Why Your Family Needs a Savings Safety Net (and How to Create One)

person walking on tightrope

editor’s note: I’m thrilled to introduce Mark Hooson, today’s guest author. He has sound advice that any family could use to their benefit, especially in these difficult financial times. Welcome, Mark!

It’s a clichéd sentiment, but balancing your family’s budget every month really can be a bit like walking a tight-rope – with little room for maneuver once your outgoings have been accounted for.

The logical thing to do then is to make sure your family has a ‘savings safety net’ so that if you are hit with any surprise expenditures, you won’t find yourself in free fall.

Some financial experts advise having a savings pot equivalent to three months’ salary in reserve so that you can afford anything that might crop up.

Firstly, three months’ salary seems like a huge amount to be able to put aside, and an even bigger sum to have just sitting in a savings account for a rainy day.

Consider the alternative though: if you found yourself too ill to work for a period of time, or if you were made redundant, how would your family continue to meet the financial challenges life throws at us?

Another area of your expenses which likes to surprise you is motoring. Of course you know how much you spend every month on fuel and insurance, but maintenance costs are not something you can really predict (unless you are a mechanic!)

Worse still, if you are unfortunate enough to be involved in an accident on the roads, you could find yourself with higher monthly car insurance premiums.

So, enough scaremongering – I’m guessing if you have read this far you get the point. A savings safety net could be invaluable in these situations – but how do you go about setting one up?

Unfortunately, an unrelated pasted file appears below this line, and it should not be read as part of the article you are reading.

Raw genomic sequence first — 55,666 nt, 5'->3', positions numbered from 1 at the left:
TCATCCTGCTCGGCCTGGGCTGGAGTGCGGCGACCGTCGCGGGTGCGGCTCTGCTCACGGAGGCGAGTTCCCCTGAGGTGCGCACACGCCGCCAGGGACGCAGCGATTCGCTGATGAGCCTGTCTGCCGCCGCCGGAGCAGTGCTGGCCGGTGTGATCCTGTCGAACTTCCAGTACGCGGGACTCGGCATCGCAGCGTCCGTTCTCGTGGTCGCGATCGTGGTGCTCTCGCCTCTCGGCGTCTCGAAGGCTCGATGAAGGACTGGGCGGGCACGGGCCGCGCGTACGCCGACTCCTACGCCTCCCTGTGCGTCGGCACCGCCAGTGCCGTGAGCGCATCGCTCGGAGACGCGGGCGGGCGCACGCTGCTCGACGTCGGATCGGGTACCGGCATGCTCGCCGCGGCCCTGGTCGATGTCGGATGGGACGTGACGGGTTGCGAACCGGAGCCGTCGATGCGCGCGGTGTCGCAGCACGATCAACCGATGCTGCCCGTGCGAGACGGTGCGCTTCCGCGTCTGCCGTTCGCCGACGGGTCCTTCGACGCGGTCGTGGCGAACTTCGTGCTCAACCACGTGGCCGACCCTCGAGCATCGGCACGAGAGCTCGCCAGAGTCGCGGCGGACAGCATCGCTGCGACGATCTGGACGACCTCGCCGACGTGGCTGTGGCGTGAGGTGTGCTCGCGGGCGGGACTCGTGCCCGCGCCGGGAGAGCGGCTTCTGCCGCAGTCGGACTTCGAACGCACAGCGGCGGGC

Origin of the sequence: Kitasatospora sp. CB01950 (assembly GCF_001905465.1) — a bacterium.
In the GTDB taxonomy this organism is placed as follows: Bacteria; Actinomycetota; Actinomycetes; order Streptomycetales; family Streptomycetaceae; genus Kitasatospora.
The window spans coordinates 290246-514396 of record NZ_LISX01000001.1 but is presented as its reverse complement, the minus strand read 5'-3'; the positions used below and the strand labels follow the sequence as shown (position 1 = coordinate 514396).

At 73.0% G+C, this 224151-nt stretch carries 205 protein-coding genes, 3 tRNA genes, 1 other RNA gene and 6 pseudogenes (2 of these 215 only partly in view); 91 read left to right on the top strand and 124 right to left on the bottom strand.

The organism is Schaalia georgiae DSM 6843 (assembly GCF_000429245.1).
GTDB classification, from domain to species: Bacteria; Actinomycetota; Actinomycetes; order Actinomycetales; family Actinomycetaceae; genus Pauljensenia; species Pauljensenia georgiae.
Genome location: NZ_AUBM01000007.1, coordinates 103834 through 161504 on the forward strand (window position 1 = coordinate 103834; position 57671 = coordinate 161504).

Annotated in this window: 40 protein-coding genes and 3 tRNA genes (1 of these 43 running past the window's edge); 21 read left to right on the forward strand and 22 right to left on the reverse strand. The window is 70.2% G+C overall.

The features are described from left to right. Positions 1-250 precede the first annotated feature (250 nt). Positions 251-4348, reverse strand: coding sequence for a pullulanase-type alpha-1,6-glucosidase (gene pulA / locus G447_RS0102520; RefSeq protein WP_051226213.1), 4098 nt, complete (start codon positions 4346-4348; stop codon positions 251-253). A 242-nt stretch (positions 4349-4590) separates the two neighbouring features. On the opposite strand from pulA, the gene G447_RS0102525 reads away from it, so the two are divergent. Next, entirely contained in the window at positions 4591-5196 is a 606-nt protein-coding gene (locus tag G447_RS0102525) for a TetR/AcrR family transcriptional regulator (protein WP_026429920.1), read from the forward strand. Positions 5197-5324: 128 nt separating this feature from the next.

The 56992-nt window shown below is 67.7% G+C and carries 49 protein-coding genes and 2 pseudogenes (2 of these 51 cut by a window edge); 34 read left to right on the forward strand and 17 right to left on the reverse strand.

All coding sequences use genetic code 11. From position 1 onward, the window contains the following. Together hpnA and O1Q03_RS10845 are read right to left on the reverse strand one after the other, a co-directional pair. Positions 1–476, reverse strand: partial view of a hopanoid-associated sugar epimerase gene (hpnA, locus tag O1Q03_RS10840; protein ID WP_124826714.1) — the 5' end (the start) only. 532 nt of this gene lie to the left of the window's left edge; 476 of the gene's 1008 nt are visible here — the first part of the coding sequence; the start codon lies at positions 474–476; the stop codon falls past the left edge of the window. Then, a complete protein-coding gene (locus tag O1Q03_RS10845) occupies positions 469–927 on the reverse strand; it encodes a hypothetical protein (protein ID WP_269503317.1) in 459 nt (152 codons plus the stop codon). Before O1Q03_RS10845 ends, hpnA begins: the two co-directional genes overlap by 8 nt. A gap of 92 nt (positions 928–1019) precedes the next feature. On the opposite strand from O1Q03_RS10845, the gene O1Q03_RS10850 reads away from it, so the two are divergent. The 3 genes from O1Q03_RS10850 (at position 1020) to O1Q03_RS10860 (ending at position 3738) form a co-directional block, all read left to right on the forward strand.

• First off, multiply your monthly income (before any outgoings) by three. This is how big your savings safety net needs to be. According to the US Census Bureau, median household income in the United States for 2009 was $50,221. If we take that average, and say the average monthly income is $4185, then the average safety net would be$12,600. Of course this is just based on median figures, and your safety net should just be three times your monthly salary.
  • Next, you need to do your homework on where to put your savings. Finding a savings account with the highest interest rate is the obvious place to start. You’ll want your money to be working as hard as possible for you, and a high interest savings account will give you a bigger return on your savings – helping you reach your target figure more quickly.
  • Before you jump at the highest rate account you find, you need to read the small print to find out what restrictions and conditions it carries (if any.) Some accounts don’t allow withdrawals within a set time period, and others penalize withdrawals.
  • Finally, leave it alone! Not dipping into your savings will get you to your target faster, and makes sure you have the full target amount available for when you really need it.

You can’t predict what financial surprises family-life will present you with, but at least with a savings safety net you can be a little more prepared for a hypothetical rainy day, and have some peace of mind in the meantime.

Mark Hooson writes about debt, savings and credit for Money Supermarket.com

Image courtesy of hojusaram via Creative Commons license, some rights reserved.

Earnest Parenting: help for parents who want to be financially secure.

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  • Palmdale Guy October 6, 2010, 11:34 am

    My biggest problem right now is that with this recession, I am earning much less than I used to and my bills just wont go away. I’ve cut just about every nonessential expense I can think of and spending $10 on a shirt for myself is a big splurge.

    The upside is that I am getting very close to paying off all my credit cards.

    Reply
  • Debt Free October 25, 2010, 5:17 am

    I’ll gear this review to 2 types of people: ones in debt from overextension and the ones in debt from medical hardship. Either one can sign up to a debt relief company because those are legitimate hardships.

    Reply
    • Amy LeForge October 28, 2010, 4:05 pm

      Those are hardships I hope people are all able to recover from; being in debt is no fun!

      Reply